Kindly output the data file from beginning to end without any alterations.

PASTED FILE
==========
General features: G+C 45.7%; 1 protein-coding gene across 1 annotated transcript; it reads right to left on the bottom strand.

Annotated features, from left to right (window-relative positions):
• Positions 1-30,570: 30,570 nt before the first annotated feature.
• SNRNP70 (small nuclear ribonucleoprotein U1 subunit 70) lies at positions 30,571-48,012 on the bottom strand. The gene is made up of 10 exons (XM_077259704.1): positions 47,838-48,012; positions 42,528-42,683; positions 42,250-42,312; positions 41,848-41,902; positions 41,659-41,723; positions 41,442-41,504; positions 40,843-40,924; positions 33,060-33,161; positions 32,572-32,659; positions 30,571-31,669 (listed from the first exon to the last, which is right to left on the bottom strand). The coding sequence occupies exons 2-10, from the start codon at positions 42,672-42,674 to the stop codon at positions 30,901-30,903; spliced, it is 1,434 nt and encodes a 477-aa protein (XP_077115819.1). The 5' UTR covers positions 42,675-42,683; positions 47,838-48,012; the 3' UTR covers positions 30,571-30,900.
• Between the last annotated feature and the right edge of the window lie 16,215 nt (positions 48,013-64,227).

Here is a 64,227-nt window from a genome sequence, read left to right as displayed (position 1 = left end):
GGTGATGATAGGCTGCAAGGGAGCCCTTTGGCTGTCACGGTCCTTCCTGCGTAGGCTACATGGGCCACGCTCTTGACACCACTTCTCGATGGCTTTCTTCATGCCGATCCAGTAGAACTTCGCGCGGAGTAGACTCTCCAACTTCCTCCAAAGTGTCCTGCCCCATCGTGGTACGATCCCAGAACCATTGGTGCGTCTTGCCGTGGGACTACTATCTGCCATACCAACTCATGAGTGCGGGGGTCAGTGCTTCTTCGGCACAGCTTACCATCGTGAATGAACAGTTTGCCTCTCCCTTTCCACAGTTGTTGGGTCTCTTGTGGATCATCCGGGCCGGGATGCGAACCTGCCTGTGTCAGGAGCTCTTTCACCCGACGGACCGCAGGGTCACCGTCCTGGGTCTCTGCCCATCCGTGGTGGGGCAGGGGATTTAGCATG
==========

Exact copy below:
General features: G+C 45.7%; 1 protein-coding gene across 1 annotated transcript; it reads right to left on the bottom strand.

Annotated features, from left to right (window-relative positions):
• Positions 1-30,570: 30,570 nt before the first annotated feature.
• SNRNP70 (small nuclear ribonucleoprotein U1 subunit 70) lies at positions 30,571-48,012 on the bottom strand. The gene is made up of 10 exons (XM_077259704.1): positions 47,838-48,012; positions 42,528-42,683; positions 42,250-42,312; positions 41,848-41,902; positions 41,659-41,723; positions 41,442-41,504; positions 40,843-40,924; positions 33,060-33,161; positions 32,572-32,659; positions 30,571-31,669 (listed from the first exon to the last, which is right to left on the bottom strand). The coding sequence occupies exons 2-10, from the start codon at positions 42,672-42,674 to the stop codon at positions 30,901-30,903; spliced, it is 1,434 nt and encodes a 477-aa protein (XP_077115819.1). The 5' UTR covers positions 42,675-42,683; positions 47,838-48,012; the 3' UTR covers positions 30,571-30,900.
• Between the last annotated feature and the right edge of the window lie 16,215 nt (positions 48,013-64,227).

Here is a 64,227-nt window from a genome sequence, read left to right as displayed (position 1 = left end):
GGTGATGATAGGCTGCAAGGGAGCCCTTTGGCTGTCACGGTCCTTCCTGCGTAGGCTACATGGGCCACGCTCTTGACACCACTTCTCGATGGCTTTCTTCATGCCGATCCAGTAGAACTTCGCGCGGAGTAGACTCTCCAACTTCCTCCAAAGTGTCCTGCCCCATCGTGGTACGATCCCAGAACCATTGGTGCGTCTTGCCGTGGGACTACTATCTGCCATACCAACTCATGAGTGCGGGGGTCAGTGCTTCTTCGGCACAGCTTACCATCGTGAATGAACAGTTTGCCTCTCCCTTTCCACAGTTGTTGGGTCTCTTGTGGATCATCCGGGCCGGGATGCGAACCTGCCTGTGTCAGGAGCTCTTTCACCCGACGGACCGCAGGGTCACCGTCCTGGGTCTCTGCCCATCCGTGGTGGGGCAGGGGATTTAGCATG